John Mulaney on How He Pulled Off His Zany Netflix Children's Special
John Mulaney will readily admit that it's not easy to succinctly describe his new Netflix special, John Mulaney & The Sack Lunch Bunch, out December 24, but I'll give it a go. It's an homage to children's TV of yesteryear -- think early Sesame Street or Free to Be You and Me -- featuring Mulaney and a bunch of celebrity guests alongside a cast of singing and dancing kids. There are jokes about Fran Lebowitz and Larry Hagman, but the show is not ironic nor is it exclusively aimed at adult readers of the New Yorker. At one point, David Byrne makes a papier-mâché volcano. Richard Kind hosts a segment called "Girl Talk." Jake Gyllenhaal appears at the very end to have an onscreen breakdown. Mulaney and co-writer Marika Sawyer interview the kids (and adults) about their deepest fears, and somehow it all ends up being about mortality and the questions no one is ever really able to answer. Anyway, it's great.
It all makes sense if you've been following Mulaney's work for the past couple of years. In his stand-up, he's explored the mysteries and terrors of childhood. See, for instance, his bit about Detective J.J. Bittenbinder in Kid Gorgeous. He's made his obsession with musicals and New York ephemera known in bits like the "Diner Lobster" Saturday Night Live sketch and the "Original Cast Album: Co-op" episode of Documentary Now!
I got on the phone with Mulaney mainly to ask him "how" and "why" and we ended up talking about how the special is a kindred spirit with Cats.
Thrillist: That this special even exists feels like a miracle in a way.
John Mulaney: In more ways than one, yeah.
How did you get the idea for this?
Mulaney: I don't know if I had the idea to do the finished project. Or rather, I did, but I wouldn't have been able to sum it up as such. It turned out above and beyond what I'd hoped, and also what I had somehow envisioned but not been able to articulate. I take no credit for saying it went above and beyond. It really was a huge group effort between our director, Rhys Thomas, and Marika Sawyer, who co-wrote everything with me, and Eli Bolin, who did all the music. I would say I had an idea to do some kind of eclectic, I guess, variety show, though that term applies to so many things. I wanted to do something presentational but not a sketch show. I wanted to both interview kids a little but also have them perform things I had written exactly as I wrote them. A few times I've talked to kids around the age of 10 or 11, they are very matter of fact and they kind of talk like adults if you really listen to what they are saying. It wasn't like I was crotchety about this, but I thought that a lot of kids shows were written in an "oh, that's gross" kind of way. I thought across the board the tone would be a conversation among equals, me and a group of kids, and from there the influences of Sesame Street and Free to Be... Youand Me brought us to the music. I don't recall what came first. I do know that I thought, No one's done this, not as a parody. That's the slimmest sliver of articulation I can bring to this. It was a lot of telling people what it wasn't as we were making it. And that is an odd thing to say to a company when you are asking for money. But nevertheless, we made it.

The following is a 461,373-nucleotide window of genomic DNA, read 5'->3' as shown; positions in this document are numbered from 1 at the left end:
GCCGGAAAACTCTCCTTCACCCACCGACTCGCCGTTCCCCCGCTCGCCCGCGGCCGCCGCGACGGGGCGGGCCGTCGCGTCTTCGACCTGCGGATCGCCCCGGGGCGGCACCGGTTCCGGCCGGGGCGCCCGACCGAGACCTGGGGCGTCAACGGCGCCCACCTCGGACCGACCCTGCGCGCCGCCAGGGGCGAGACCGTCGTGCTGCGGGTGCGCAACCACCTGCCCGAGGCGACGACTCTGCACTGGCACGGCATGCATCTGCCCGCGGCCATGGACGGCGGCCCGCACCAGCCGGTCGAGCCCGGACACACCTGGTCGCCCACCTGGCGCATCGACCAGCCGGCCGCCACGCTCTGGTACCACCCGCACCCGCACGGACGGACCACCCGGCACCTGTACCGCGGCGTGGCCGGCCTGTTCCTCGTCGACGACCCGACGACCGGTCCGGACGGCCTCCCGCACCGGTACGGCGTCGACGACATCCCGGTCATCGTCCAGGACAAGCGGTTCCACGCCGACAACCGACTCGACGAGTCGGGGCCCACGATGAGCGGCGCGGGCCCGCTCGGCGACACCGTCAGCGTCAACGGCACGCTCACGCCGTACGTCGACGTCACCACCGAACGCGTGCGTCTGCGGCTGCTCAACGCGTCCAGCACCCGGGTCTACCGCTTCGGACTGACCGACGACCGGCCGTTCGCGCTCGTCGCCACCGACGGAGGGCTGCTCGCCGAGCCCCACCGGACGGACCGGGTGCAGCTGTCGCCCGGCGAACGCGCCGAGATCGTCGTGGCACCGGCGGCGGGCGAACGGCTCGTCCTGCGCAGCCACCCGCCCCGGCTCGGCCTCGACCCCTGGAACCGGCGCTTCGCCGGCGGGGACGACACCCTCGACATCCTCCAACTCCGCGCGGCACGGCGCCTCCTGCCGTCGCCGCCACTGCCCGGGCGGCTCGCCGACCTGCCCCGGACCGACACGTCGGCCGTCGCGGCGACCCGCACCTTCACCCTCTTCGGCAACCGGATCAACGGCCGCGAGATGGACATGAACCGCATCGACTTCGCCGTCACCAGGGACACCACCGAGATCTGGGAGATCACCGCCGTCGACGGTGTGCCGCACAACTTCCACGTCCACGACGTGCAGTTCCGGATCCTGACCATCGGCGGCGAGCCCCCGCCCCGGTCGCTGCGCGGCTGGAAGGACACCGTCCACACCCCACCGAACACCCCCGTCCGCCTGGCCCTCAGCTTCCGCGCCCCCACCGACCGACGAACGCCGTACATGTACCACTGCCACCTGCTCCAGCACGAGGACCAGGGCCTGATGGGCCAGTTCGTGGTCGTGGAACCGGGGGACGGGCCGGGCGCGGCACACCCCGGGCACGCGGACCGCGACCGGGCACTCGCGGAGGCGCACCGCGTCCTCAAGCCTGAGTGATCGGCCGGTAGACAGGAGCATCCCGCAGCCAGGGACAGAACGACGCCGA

Who is the intended audience? It feels like some of the jokes are made to go over kids' heads, like the pull-away reveal of a People magazine with Larry Hagman on it. I don't assume a 10-year-old would really get that joke. But it does feel like it is speaking to kids on other levels.
Mulaney: Well, it's possible no one will like the Larry Hagman joke. Marika and I were writing kind of for ourselves at age 11. We consumed a lot of kids entertainment and we consumed a lot of general entertainment. Like, The Princess Bride and Little Shop of Horrors and Clue were all movies we watched. I wouldn't say they were for kids. I would say there are references that I always thought were fun. Like [the line] in The Muppet Movie, "Have you tried Hare Krishna?" I thought that was funny as a kid. I didn't know what it meant, but I thought the words were funny. I really didn't want to do things that are this joke's for adults and this joke's for kids. I was hoping to have an even coat of, if you don't know what it means it's a funny picture of a guy in a cowboy hat. If you remember how Larry Hagman's health was constantly in the news, it has some extra resonance.
The special harkens back to New York in the '70s and '80s. One punchline is a kid recognizing the voice of Mandy Patinkin. The promo evoked All That Jazz. What is it about that era and the city?
Mulaney:Sesame Street was always either a West Village or uptown cul-de-sac that they never really identified. I was on the set of Sesame Street recently and in Alan's Store [a.k.a. Hooper's Store], I was looking around and I was like, "Oh, this is a bodega." Up close it was like every single item was a fictional item brand but also jam packed in -- rice, candles, lightbulbs, everything. My basic feeling was, "Who was in things when I was a kid?" And Mandy Patinkin was in Princess Bride. We kind of discussed it like things weren't as catered to us or we had no demands about star power. The sketch about animated movies is [about finding] it funny that they go to such lengths to have every voice done by a very, very big person. I mean, who did the voice of Ariel in The Little Mermaid?
Mulaney: Oh really? Who's that?